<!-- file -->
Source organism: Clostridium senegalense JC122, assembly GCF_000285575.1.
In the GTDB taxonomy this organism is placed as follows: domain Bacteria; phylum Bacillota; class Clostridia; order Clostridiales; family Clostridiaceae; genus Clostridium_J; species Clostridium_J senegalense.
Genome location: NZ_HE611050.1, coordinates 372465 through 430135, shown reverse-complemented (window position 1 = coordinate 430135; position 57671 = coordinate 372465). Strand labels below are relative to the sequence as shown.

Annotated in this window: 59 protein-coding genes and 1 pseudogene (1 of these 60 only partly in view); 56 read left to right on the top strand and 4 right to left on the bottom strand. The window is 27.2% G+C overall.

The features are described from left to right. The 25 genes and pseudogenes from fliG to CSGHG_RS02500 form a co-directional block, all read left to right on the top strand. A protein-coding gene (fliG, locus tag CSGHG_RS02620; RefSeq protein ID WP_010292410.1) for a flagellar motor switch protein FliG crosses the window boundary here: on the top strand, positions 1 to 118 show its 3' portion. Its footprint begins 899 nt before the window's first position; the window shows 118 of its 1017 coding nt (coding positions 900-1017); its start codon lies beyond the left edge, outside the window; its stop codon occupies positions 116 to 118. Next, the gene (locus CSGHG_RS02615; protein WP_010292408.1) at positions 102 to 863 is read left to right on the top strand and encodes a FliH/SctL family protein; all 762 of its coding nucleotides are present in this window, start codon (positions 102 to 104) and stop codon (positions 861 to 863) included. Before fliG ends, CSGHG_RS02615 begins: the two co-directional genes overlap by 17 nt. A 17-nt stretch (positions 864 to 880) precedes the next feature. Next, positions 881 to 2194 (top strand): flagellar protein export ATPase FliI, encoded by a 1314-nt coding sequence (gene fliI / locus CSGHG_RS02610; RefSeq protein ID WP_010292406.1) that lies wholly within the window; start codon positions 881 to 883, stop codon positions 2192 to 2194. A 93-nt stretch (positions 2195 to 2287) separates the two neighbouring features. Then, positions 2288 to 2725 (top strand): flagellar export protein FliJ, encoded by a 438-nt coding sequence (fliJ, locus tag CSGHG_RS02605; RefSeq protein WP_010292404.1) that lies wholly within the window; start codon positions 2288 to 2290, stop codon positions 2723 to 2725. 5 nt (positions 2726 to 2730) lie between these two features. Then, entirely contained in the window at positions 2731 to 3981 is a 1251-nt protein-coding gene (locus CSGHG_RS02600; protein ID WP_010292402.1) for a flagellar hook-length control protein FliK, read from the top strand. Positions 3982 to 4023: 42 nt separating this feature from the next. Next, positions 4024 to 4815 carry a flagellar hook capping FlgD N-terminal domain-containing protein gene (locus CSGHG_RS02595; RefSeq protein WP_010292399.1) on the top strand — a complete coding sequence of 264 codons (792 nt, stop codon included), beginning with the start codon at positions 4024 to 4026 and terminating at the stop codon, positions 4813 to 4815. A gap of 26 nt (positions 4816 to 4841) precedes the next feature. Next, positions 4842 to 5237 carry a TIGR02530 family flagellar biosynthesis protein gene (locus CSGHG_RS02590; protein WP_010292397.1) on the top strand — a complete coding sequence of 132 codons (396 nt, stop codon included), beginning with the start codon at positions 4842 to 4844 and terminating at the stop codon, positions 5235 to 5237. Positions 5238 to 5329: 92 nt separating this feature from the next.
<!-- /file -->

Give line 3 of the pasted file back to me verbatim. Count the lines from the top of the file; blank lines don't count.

Genome location: NZ_HE611050.1, coordinates 372465 through 430135, shown reverse-complemented (window position 1 = coordinate 430135; position 57671 = coordinate 372465). Strand labels below are relative to the sequence as shown.